Writing comes from pictures. The Phoenician seafarers (modern-day Lebanon) invented modern "Roman" writing to keep track of goods. A was aleph, the ox. Aleph See its two ears and horns? B was beth, house or temple,   Beth   C was gimel, the ship of the desert (can you guess it by its shape?),  Gimeland D was daleth, or door. Daleth  The Greeks came along and borrowed the alphabet, renaming the letters, alpha, beta, etc. Hence the word Alphabet comes from ox and house. Another naming.

Write a fragment of a lost epic poem. "Translate" the inscriptions of Minoan Linear B, the story boards of Easter Island or an Aleutian skin story from Technicians of the Sacred, by Jerome Rothenberg. Decode the message while listening to the song of a humpback whale. Do fake translations, or transliterations from poems in Russian, Japanese, Chinese, etc. However the poem is deciphered is correct.

"The painter Gauguin, exploring his own French/Peruvian roots, and disturbed by the destruction of the Polynesian concept of paradise wrote on his most famous painting, Who are we and where are we going?   

You could explore environmental and ecological issues which reach across racial boundaries. Writing from pictures; a before and after. Many students are concerned for the future welfare of the earth. Look for patterns to emulate, moving from the smaller picture of self, to the larger issues of the world.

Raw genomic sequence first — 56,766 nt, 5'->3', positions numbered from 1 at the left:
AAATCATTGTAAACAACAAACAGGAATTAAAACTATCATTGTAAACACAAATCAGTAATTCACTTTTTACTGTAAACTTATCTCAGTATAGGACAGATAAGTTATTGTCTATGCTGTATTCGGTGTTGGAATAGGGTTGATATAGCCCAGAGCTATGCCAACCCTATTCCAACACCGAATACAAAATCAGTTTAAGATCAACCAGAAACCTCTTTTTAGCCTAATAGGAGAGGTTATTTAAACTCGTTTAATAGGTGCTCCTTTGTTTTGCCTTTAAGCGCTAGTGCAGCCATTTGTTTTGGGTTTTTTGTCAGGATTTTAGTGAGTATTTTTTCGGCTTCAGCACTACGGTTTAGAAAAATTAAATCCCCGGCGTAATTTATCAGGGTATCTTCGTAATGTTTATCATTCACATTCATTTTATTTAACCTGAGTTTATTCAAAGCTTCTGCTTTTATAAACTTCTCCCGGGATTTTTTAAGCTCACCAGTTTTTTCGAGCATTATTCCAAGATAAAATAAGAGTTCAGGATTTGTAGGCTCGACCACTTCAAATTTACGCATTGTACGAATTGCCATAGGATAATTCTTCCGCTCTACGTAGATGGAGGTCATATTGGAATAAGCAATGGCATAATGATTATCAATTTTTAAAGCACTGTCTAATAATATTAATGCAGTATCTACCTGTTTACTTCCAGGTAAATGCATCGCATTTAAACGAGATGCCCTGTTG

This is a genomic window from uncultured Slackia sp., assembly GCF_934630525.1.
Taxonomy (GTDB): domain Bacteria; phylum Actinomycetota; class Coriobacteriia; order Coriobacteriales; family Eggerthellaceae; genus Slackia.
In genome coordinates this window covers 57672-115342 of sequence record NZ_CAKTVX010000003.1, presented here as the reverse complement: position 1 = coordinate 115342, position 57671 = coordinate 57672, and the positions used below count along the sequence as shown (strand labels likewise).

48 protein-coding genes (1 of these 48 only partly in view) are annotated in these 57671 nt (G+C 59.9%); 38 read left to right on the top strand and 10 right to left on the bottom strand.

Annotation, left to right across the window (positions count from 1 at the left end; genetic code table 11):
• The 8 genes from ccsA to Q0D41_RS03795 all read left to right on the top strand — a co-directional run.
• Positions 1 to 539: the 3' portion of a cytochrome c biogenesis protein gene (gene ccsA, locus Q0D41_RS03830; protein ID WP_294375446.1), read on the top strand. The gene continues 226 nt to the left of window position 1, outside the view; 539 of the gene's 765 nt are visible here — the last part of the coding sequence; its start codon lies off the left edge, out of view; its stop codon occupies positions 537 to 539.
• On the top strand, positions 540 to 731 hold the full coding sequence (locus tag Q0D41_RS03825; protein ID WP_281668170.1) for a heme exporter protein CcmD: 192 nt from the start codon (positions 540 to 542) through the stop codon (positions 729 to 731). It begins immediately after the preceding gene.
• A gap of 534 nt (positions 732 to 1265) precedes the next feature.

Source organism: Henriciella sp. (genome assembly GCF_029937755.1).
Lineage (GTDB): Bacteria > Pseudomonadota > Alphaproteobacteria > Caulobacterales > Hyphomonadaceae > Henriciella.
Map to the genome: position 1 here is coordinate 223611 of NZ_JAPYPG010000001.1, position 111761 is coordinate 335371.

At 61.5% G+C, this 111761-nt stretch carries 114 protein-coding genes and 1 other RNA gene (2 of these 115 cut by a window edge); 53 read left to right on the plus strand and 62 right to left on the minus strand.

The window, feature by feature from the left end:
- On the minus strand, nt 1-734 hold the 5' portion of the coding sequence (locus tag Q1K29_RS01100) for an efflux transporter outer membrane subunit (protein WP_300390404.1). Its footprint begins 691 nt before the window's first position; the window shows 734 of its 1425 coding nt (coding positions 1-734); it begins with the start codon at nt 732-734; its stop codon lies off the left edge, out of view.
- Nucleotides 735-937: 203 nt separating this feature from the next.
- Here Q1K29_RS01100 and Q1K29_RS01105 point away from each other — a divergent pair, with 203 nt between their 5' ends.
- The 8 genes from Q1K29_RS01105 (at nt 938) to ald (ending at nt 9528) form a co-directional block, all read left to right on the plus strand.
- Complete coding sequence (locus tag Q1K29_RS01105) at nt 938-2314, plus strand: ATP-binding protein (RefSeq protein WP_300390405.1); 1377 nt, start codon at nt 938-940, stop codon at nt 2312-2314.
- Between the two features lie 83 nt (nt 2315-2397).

Cycles and systems—why it's important to preserve the place where we live. Building on prime farmland, waste management, air pollution, and recycling are issues that affect us all. Minnesota poet Thomas McGrath wrote in Letter to an Imaginary Friend, Write letters to the earth, the sky, the ground, the sea, a tree, the ozone layer, the rain forest, endangered species, etc. Show the interconnectedness of things.

The environmentalist John Muir who was responsible for founding and preserving our national parks, (Yosemite, Yellowstone, etc.), said everything is connected to everything else in the universe. A prime example of habitat destruction are the feral non-native Russian boars in Sonoma County. In 1811, the Russians who colonized Fort Ross had no idea the pigs would plow whole hillsides devouring everything in their path including rare wildflowers and small animals and ground nesting birds.

Build writing ideas on curriculum already developed. Science, social studies, geography, sociology, etc. Since fourth grade focuses on California history and the missions, one could write about a day in the life of a Pomo or Coast Miwok sighting the first ship...A white bird filled with pale ghosts rose from the belly of the sea,  or life at the mission, or Vallejo's adobe. 

Try to paint a vivid picture of how life was lived. Visual and tactile stimuli are often a good place to write from. If Califia were here now, what would she say?